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In the NewsL Salt Lake Tribune
The Gregg lab in the Department of Neurobiology & Anatomy uncovered gene expression effects in the mammalian brain that cause some neurons to express your mom’s gene and others to express your Dad’s.
For over a century genetics researchers have known that, for most genes, we inherit one copy from mom and one from dad. Both copies were thought to be expressed relatively equally throughout life. But new research by Wei-Chao Huang and Elliott Ferris from the Gregg lab published in Neuron finds that the picture in the brain is much more nuanced. Rather than two unwavering beacons, many genes are more like twinkling city lights with one copy switching off at certain times and in specific brain regions and cells. The partial shut-down offers a previously unappreciated layer of control over the expression of maternal and paternal gene copies in brain cells.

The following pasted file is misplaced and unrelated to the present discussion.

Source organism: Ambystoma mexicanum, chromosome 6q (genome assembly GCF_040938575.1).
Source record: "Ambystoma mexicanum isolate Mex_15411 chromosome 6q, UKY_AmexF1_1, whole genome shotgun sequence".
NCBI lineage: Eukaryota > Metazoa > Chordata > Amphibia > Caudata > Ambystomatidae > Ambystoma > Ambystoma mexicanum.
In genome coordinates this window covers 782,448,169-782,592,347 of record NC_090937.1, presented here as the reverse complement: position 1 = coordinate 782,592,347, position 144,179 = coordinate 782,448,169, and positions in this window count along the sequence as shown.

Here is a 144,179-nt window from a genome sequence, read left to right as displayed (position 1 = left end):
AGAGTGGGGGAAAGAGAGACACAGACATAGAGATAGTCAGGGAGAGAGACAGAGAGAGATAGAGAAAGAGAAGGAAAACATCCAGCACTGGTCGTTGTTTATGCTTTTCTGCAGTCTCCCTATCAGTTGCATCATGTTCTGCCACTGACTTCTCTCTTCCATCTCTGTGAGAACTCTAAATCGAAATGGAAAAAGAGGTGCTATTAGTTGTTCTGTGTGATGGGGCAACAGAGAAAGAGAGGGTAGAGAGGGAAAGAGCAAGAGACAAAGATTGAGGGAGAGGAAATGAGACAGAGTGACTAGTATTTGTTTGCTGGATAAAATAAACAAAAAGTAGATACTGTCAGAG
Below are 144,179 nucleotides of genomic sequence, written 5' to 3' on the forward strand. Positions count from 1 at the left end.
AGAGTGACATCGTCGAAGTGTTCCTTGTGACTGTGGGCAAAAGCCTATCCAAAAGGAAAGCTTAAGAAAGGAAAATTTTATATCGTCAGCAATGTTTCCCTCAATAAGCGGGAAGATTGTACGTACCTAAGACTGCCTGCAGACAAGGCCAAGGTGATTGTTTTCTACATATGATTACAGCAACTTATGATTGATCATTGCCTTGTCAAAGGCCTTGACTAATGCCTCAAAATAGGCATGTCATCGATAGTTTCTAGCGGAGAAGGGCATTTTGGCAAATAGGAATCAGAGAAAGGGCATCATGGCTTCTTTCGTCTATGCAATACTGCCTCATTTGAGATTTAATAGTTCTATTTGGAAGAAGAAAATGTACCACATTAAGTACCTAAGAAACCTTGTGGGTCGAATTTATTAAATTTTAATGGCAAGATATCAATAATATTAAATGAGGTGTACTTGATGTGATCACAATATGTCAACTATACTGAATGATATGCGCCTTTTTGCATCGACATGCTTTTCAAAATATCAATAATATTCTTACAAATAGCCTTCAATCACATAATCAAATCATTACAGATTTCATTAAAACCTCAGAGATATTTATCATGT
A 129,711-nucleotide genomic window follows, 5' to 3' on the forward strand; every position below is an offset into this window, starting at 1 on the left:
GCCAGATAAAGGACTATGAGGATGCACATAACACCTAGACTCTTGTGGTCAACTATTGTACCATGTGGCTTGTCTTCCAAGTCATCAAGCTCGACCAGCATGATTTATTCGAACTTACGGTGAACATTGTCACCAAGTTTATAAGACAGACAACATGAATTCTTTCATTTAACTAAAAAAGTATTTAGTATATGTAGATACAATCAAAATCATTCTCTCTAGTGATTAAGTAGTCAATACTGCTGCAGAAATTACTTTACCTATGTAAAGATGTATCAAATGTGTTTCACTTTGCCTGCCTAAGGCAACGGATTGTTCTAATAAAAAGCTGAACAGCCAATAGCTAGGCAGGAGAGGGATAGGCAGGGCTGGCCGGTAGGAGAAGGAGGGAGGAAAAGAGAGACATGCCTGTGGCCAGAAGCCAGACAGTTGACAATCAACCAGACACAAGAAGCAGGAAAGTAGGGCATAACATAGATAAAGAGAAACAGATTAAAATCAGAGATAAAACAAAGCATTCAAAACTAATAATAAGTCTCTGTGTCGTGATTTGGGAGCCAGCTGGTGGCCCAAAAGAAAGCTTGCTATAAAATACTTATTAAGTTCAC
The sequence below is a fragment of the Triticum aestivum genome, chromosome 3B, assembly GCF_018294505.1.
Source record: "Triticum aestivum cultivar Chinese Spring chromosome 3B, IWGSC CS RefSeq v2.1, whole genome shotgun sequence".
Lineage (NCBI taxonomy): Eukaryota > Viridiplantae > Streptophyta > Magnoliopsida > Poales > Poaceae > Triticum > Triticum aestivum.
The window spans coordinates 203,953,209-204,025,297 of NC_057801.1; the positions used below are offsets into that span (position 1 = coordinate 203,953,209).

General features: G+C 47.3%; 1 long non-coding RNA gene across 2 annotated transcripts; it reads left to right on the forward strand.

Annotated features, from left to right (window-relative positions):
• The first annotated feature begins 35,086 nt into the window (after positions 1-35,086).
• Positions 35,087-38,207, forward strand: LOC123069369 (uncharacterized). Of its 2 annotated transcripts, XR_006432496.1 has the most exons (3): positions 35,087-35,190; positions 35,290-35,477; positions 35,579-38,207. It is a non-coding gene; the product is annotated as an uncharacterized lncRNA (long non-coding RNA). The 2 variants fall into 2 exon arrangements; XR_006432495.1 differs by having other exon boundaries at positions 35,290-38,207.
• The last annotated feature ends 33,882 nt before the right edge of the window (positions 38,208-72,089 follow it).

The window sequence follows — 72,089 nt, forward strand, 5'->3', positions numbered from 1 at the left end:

The phenomenon could also change our thinking about how some gene mutations contribute to disease. Normally, having two copies of a gene acts as a protective buffer in case one is defective. The new findings suggest that periods when the healthy gene copy is turned off could be critical windows during which cells are particularly vulnerable to a mutation in the other copy. In humans, genes associated with mental illness are among those that twinkle, suggesting new ways in which disease could be exacerbated and new directions for research.